I tested the Cabronita with a Fender 1965 Twin Reverb reissue and a Goodsell Valpreaux 21, at times engaging a Pigtronix Fat Drive and/or a Keeley Compressor. Through the Twin’s vibrato channel with the EQ knobs at 5 and bright switch engaged, the Fideli’Tron sounded gloriously fat, yet crystal clear and even across the frequency spectrum. Truth be told, I was shocked, especially considering the price of this instrument. A pick conjured bell-toned blues, and thumb and fingers summoned jazzy lines with an impeccable mix of thump and articulation—dynamics for days. The Supro-esque Valpreaux, with its gain, volume, and tone knobs at 3 o’clock, yielded similar results, though with a swampier, more vintage vibe. The neck pickup produced warm, corpulent flavors with more grit and attitude, sounding like a guitar costing many times the entrance fee.
I happen to think a Tele without a Tele bridge pickup is hardly a Tele—that single-coil is key to the snap and twang that made the guitar legendary. Thankfully, the VM Cab’s single-coil agrees: Paired with the neck pickup and the Twin, it delivers a spanky, compressed sound that’s great for squeaky-clean rhythms, though this setting did reveal the bridge unit’s lean, less-refined tendencies. Soloed through the Twin, the single-coil sounded a bit anemic and brash. But when I engaged my Pigtronix Fat Drive in its higher-gain mode, it transformed the bridge unit into a scrappy punk with tons of attitude for spitting riffs and leads.
Switching back to the Goodsell, I set the Fat Drive to my preferred low-gain mode, which lets me goose the amp with a clean boost for a more organic feel. Soloing the bridge pickup again, I found bristling rudeness with fantastic clarity. It’s a little rough around the edges, but not in the way I anticipated. Tele-modding dude I am, I expected to think it would sound better with an aftermarket bridge pickup. But I promptly got carried away with the ratty-in-a-good-way riffs that the bridge unit made possible. It sounds badass for stanky funk lines—think Nile Rodgers in a pissy mood. Engaging analog repeats from my Ibanez Echo Shifter reminded me of crystalline early U2 tones. And with or without a compressor, you get fantastic chicken-pickin’ tones of the sort traditional Tele fans require.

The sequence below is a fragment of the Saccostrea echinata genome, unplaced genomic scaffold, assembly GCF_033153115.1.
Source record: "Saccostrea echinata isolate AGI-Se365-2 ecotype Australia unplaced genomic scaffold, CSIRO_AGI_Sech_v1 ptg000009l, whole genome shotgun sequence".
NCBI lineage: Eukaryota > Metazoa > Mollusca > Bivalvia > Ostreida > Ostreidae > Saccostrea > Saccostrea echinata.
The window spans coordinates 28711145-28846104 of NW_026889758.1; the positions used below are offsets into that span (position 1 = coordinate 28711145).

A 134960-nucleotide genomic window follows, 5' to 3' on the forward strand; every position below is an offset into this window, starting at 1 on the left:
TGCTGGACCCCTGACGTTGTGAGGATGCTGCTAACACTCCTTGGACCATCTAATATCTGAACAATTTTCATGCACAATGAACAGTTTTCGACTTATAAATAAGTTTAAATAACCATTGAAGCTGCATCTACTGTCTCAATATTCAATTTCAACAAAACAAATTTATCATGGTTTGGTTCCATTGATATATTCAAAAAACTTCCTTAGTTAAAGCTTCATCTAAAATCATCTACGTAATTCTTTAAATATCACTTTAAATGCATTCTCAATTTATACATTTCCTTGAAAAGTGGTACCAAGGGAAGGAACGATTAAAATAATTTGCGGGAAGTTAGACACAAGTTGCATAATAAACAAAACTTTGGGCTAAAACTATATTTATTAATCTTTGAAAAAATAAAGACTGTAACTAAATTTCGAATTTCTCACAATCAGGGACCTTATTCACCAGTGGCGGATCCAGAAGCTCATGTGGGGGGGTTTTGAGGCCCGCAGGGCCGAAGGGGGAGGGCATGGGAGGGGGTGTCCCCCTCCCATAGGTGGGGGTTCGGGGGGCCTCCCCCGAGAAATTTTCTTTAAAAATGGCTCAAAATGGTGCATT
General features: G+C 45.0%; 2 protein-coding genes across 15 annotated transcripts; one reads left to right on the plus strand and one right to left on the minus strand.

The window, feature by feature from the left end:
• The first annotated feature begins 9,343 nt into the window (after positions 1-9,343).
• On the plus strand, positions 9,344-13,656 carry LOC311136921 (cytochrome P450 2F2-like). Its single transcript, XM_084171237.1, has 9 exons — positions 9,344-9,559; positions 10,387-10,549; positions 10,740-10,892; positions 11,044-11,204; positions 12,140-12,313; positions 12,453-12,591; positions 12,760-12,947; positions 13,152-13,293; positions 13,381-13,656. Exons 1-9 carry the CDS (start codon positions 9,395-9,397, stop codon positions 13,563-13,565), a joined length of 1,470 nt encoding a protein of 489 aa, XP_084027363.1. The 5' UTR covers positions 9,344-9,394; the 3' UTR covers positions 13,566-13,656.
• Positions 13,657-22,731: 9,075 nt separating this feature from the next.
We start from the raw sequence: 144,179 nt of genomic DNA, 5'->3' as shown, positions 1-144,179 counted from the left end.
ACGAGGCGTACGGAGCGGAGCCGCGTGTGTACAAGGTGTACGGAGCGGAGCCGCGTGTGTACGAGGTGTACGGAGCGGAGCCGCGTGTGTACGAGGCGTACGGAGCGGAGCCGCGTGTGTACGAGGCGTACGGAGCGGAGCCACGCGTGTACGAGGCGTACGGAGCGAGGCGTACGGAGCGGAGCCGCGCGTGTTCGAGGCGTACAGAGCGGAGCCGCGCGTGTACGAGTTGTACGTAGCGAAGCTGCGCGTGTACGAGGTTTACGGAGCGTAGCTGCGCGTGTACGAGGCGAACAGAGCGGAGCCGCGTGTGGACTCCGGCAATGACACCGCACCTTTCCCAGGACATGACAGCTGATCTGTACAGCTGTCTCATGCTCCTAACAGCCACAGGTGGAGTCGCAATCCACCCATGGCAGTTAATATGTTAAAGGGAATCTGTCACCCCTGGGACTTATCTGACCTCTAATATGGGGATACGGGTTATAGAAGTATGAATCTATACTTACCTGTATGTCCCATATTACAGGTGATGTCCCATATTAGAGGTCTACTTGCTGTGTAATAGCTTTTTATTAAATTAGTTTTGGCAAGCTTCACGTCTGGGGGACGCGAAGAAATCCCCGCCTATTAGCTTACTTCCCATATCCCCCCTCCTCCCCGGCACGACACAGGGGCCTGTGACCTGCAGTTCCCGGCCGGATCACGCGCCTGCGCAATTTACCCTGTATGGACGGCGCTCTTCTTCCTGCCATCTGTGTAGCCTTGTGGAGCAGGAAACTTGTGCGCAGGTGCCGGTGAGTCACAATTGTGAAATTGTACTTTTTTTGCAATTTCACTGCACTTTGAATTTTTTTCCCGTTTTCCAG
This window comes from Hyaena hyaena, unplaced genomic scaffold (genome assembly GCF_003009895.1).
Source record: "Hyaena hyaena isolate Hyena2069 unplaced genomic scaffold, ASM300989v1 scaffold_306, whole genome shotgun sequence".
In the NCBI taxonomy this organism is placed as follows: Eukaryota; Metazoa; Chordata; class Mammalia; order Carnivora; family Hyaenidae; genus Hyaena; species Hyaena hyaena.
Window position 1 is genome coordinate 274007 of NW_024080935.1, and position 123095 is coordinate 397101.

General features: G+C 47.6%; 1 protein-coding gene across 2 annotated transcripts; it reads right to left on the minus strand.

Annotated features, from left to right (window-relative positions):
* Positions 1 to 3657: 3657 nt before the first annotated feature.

My only real complaint was that, while the guitar stayed in tune even under heavy Bigsby use, the B5 vibrato-kit’s bridge suffers from the same issues as vintage and vintage-style Jazzmasters: The multi-grooved saddles don’t hold strings well under heavy attack, and—far more annoying—the high E- and B-string height-adjustment screws seem to have minds of their own. If there’s one mod you’ll want to do on the Cab, it’ll be opting for a Mastery bridge or one of the more affordable home remedies adopted by Jazzmaster aficionados.
Squier has done a lot to improve its image over the last decade, but the brand still doesn’t get the respect it deserves. That opinion became more ensconced after playing the Vintage Modified Cabronita Tele. Sure, plenty of players grudgingly admit Squier Classic Vibes are nice enough to own, but they quickly qualify the admission with a list of their “real” Fenders, implying that Squiers can’t cut it for serious playing. Frankly, it all smacks of pretension and refusal to confront current-day reality.
Of course, there are real differences between the two brands—the lower prices come from somewhere. For one, Squiers’ pickups, pots, jacks, and wiring often aren’t as robust or high-spec as Fender parts. You’re also pretty limited in terms of color options, and naturally the finishes aren’t nitrocellulose. However, Squier necks, bodies, fretwork, and attention to detail are on par with Fenders and other quality brands. If you’re looking for a Tele with some delectable twists, you owe it to yourself to try this guitar.